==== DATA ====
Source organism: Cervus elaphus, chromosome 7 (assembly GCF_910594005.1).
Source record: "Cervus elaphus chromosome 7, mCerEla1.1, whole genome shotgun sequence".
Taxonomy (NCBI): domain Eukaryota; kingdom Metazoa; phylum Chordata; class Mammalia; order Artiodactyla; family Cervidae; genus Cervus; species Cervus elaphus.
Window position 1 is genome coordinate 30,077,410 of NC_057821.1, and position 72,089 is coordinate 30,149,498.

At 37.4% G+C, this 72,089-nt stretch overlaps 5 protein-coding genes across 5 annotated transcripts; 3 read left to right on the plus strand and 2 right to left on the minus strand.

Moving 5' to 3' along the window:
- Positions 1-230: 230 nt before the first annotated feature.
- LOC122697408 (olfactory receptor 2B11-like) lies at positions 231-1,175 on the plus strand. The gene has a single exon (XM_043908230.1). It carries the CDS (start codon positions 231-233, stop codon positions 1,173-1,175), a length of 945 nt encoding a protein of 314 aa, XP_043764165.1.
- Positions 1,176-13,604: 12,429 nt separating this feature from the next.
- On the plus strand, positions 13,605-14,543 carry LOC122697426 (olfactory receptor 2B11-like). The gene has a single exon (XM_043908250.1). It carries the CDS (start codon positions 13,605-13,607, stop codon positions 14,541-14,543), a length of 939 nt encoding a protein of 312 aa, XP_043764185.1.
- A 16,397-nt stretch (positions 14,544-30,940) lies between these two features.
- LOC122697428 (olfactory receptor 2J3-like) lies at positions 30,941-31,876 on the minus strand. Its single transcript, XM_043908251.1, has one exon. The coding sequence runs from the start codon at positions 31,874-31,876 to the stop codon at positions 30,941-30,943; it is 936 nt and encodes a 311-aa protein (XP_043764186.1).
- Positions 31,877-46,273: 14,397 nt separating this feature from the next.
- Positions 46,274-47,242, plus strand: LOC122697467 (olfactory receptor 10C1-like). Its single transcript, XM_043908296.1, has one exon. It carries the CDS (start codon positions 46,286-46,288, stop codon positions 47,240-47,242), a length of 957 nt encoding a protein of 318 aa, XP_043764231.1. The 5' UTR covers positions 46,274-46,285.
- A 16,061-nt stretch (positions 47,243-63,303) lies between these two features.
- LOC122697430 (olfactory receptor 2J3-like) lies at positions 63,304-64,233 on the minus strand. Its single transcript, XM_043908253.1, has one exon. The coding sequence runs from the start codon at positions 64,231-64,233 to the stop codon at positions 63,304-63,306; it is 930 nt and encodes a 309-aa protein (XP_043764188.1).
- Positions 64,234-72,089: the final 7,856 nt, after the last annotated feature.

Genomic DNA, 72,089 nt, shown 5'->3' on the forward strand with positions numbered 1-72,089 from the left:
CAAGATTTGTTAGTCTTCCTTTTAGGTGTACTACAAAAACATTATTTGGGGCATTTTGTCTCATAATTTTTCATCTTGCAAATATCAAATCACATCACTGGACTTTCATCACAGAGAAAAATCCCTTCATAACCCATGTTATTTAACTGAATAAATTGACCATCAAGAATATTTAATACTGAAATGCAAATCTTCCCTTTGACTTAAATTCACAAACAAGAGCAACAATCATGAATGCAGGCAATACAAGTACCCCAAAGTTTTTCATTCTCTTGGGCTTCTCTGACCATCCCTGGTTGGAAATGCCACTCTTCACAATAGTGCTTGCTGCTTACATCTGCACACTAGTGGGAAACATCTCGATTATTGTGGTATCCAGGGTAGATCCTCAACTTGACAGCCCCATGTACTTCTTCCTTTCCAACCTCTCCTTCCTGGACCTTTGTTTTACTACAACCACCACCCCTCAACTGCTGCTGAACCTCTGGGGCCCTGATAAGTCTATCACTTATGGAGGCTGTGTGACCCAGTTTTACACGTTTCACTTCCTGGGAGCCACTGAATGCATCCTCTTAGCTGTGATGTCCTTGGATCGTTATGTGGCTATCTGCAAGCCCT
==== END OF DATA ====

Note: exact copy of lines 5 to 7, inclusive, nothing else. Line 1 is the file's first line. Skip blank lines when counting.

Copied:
At 37.4% G+C, this 72,089-nt stretch overlaps 5 protein-coding genes across 5 annotated transcripts; 3 read left to right on the plus strand and 2 right to left on the minus strand.

Moving 5' to 3' along the window:
- Positions 1-230: 230 nt before the first annotated feature.